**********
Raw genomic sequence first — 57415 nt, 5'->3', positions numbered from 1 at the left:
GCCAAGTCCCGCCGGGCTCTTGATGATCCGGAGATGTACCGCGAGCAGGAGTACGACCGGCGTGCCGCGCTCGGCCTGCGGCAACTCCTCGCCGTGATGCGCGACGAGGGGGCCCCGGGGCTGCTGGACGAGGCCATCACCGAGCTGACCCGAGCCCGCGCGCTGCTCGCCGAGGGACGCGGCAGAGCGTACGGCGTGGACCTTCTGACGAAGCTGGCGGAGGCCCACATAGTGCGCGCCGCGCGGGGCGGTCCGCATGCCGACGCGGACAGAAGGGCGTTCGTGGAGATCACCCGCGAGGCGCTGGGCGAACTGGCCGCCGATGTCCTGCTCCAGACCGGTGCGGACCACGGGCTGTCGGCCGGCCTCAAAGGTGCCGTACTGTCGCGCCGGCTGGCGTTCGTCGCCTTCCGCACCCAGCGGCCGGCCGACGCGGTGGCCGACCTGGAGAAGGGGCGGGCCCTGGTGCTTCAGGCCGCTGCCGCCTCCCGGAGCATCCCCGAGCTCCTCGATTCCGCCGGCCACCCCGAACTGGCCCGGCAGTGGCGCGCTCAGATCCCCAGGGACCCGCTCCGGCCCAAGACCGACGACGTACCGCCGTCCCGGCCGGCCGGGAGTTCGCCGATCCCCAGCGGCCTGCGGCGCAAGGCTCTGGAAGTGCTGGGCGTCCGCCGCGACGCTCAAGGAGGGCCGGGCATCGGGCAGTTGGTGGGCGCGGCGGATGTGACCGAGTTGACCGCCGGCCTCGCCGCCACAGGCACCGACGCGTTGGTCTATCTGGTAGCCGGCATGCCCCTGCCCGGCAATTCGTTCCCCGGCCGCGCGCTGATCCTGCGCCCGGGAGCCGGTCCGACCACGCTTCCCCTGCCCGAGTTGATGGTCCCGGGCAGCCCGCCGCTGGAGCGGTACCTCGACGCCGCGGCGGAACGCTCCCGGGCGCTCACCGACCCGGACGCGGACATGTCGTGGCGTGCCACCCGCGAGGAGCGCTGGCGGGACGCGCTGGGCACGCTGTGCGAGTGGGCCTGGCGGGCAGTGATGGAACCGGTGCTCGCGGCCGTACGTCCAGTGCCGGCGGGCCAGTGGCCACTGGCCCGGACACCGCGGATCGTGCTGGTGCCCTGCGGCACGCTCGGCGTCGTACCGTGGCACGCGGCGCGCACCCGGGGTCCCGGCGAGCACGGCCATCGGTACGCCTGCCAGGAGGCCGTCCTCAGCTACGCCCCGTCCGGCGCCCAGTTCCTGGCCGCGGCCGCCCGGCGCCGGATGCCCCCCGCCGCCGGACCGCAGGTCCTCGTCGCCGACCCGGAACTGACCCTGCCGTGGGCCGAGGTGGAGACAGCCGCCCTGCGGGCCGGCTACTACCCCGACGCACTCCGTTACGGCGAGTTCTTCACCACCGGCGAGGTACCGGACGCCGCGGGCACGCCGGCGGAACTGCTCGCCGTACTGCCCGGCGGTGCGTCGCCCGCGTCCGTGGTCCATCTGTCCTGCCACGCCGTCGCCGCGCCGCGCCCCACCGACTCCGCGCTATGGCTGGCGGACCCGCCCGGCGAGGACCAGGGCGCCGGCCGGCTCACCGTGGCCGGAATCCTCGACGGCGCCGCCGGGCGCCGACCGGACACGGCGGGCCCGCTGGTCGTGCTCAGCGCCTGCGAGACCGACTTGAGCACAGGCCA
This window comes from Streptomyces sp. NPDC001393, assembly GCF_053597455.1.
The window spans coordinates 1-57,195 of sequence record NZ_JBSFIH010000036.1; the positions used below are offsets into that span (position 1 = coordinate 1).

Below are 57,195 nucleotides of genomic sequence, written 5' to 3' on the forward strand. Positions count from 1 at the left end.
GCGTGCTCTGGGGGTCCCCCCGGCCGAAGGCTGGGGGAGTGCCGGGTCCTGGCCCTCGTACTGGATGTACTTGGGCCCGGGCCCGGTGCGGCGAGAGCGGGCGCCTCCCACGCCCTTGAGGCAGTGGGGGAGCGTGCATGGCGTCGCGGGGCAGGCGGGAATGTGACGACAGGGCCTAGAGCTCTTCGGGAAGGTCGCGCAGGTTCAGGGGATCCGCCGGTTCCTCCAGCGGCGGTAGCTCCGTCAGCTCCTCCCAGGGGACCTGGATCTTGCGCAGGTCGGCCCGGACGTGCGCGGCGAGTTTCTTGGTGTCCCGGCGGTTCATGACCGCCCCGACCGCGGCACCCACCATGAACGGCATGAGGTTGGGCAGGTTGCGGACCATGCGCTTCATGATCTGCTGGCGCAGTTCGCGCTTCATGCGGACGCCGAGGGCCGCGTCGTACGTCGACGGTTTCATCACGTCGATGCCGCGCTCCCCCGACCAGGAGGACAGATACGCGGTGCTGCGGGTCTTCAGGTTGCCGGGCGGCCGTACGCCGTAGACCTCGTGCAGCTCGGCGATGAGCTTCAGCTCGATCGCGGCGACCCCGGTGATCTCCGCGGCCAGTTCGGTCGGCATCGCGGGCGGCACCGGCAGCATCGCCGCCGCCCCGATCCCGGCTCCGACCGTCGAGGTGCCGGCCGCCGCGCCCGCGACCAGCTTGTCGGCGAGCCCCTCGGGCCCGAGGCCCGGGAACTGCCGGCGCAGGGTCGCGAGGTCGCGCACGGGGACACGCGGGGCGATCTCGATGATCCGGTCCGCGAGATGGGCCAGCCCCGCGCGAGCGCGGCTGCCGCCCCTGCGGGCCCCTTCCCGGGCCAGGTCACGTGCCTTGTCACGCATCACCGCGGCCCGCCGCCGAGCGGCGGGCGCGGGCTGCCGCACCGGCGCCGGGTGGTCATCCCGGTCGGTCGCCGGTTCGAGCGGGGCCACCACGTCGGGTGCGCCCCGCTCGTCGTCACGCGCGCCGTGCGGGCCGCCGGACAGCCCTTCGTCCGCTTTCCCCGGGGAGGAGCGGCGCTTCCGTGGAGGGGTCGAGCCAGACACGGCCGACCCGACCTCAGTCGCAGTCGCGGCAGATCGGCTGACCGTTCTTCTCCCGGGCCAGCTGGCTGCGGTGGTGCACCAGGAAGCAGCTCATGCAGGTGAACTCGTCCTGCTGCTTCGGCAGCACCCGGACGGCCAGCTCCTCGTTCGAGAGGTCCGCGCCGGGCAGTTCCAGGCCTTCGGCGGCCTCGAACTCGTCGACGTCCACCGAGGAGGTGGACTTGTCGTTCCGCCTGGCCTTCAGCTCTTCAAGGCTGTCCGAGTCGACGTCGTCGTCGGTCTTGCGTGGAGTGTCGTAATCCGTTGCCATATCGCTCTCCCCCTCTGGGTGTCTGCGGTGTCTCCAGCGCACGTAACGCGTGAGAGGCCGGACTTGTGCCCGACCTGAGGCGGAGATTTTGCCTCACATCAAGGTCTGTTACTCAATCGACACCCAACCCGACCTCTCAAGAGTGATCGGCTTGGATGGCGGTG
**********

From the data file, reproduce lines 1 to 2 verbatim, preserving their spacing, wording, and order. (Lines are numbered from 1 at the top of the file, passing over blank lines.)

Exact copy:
Raw genomic sequence first — 57415 nt, 5'->3', positions numbered from 1 at the left:
GCCAAGTCCCGCCGGGCTCTTGATGATCCGGAGATGTACCGCGAGCAGGAGTACGACCGGCGTGCCGCGCTCGGCCTGCGGCAACTCCTCGCCGTGATGCGCGACGAGGGGGCCCCGGGGCTGCTGGACGAGGCCATCACCGAGCTGACCCGAGCCCGCGCGCTGCTCGCCGAGGGACGCGGCAGAGCGTACGGCGTGGACCTTCTGACGAAGCTGGCGGAGGCCCACATAGTGCGCGCCGCGCGGGGCGGTCCGCATGCCGACGCGGACAGAAGGGCGTTCGTGGAGATCACCCGCGAGGCGCTGGGCGAACTGGCCGCCGATGTCCTGCTCCAGACCGGTGCGGACCACGGGCTGTCGGCCGGCCTCAAAGGTGCCGTACTGTCGCGCCGGCTGGCGTTCGTCGCCTTCCGCACCCAGCGGCCGGCCGACGCGGTGGCCGACCTGGAGAAGGGGCGGGCCCTGGTGCTTCAGGCCGCTGCCGCCTCCCGGAGCATCCCCGAGCTCCTCGATTCCGCCGGCCACCCCGAACTGGCCCGGCAGTGGCGCGCTCAGATCCCCAGGGACCCGCTCCGGCCCAAGACCGACGACGTACCGCCGTCCCGGCCGGCCGGGAGTTCGCCGATCCCCAGCGGCCTGCGGCGCAAGGCTCTGGAAGTGCTGGGCGTCCGCCGCGACGCTCAAGGAGGGCCGGGCATCGGGCAGTTGGTGGGCGCGGCGGATGTGACCGAGTTGACCGCCGGCCTCGCCGCCACAGGCACCGACGCGTTGGTCTATCTGGTAGCCGGCATGCCCCTGCCCGGCAATTCGTTCCCCGGCCGCGCGCTGATCCTGCGCCCGGGAGCCGGTCCGACCACGCTTCCCCTGCCCGAGTTGATGGTCCCGGGCAGCCCGCCGCTGGAGCGGTACCTCGACGCCGCGGCGGAACGCTCCCGGGCGCTCACCGACCCGGACGCGGACATGTCGTGGCGTGCCACCCGCGAGGAGCGCTGGCGGGACGCGCTGGGCACGCTGTGCGAGTGGGCCTGGCGGGCAGTGATGGAACCGGTGCTCGCGGCCGTACGTCCAGTGCCGGCGGGCCAGTGGCCACTGGCCCGGACACCGCGGATCGTGCTGGTGCCCTGCGGCACGCTCGGCGTCGTACCGTGGCACGCGGCGCGCACCCGGGGTCCCGGCGAGCACGGCCATCGGTACGCCTGCCAGGAGGCCGTCCTCAGCTACGCCCCGTCCGGCGCCCAGTTCCTGGCCGCGGCCGCCCGGCGCCGGATGCCCCCCGCCGCCGGACCGCAGGTCCTCGTCGCCGACCCGGAACTGACCCTGCCGTGGGCCGAGGTGGAGACAGCCGCCCTGCGGGCCGGCTACTACCCCGACGCACTCCGTTACGGCGAGTTCTTCACCACCGGCGAGGTACCGGACGCCGCGGGCACGCCGGCGGAACTGCTCGCCGTACTGCCCGGCGGTGCGTCGCCCGCGTCCGTGGTCCATCTGTCCTGCCACGCCGTCGCCGCGCCGCGCCCCACCGACTCCGCGCTATGGCTGGCGGACCCGCCCGGCGAGGACCAGGGCGCCGGCCGGCTCACCGTGGCCGGAATCCTCGACGGCGCCGCCGGGCGCCGACCGGACACGGCGGGCCCGCTGGTCGTGCTCAGCGCCTGCGAGACCGACTTGAGCACAGGCCA